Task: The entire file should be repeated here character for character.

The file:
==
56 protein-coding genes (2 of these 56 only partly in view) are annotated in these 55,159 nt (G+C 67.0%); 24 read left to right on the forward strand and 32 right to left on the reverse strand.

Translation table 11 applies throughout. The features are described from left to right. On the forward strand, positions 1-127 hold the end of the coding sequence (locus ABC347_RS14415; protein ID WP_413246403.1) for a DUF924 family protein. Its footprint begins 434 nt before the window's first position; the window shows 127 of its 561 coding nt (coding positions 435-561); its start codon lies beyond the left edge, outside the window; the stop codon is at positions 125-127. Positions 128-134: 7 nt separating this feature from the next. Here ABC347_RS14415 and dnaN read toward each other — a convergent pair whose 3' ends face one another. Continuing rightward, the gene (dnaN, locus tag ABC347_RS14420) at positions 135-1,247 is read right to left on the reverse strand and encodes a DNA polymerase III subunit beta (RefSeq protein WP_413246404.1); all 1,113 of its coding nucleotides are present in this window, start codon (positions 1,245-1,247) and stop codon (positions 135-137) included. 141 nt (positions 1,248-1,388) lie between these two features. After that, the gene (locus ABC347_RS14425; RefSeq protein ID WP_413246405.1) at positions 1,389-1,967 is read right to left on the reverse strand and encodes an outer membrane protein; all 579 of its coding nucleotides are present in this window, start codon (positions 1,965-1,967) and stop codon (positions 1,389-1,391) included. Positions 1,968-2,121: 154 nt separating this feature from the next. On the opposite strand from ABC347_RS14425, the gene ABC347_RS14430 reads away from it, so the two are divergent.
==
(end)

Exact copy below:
56 protein-coding genes (2 of these 56 only partly in view) are annotated in these 55,159 nt (G+C 67.0%); 24 read left to right on the forward strand and 32 right to left on the reverse strand.

Translation table 11 applies throughout. The features are described from left to right. On the forward strand, positions 1-127 hold the end of the coding sequence (locus ABC347_RS14415; protein ID WP_413246403.1) for a DUF924 family protein. Its footprint begins 434 nt before the window's first position; the window shows 127 of its 561 coding nt (coding positions 435-561); its start codon lies beyond the left edge, outside the window; the stop codon is at positions 125-127. Positions 128-134: 7 nt separating this feature from the next. Here ABC347_RS14415 and dnaN read toward each other — a convergent pair whose 3' ends face one another. Continuing rightward, the gene (dnaN, locus tag ABC347_RS14420) at positions 135-1,247 is read right to left on the reverse strand and encodes a DNA polymerase III subunit beta (RefSeq protein WP_413246404.1); all 1,113 of its coding nucleotides are present in this window, start codon (positions 1,245-1,247) and stop codon (positions 135-137) included. 141 nt (positions 1,248-1,388) lie between these two features. After that, the gene (locus ABC347_RS14425; RefSeq protein ID WP_413246405.1) at positions 1,389-1,967 is read right to left on the reverse strand and encodes an outer membrane protein; all 579 of its coding nucleotides are present in this window, start codon (positions 1,965-1,967) and stop codon (positions 1,389-1,391) included. Positions 1,968-2,121: 154 nt separating this feature from the next. On the opposite strand from ABC347_RS14425, the gene ABC347_RS14430 reads away from it, so the two are divergent.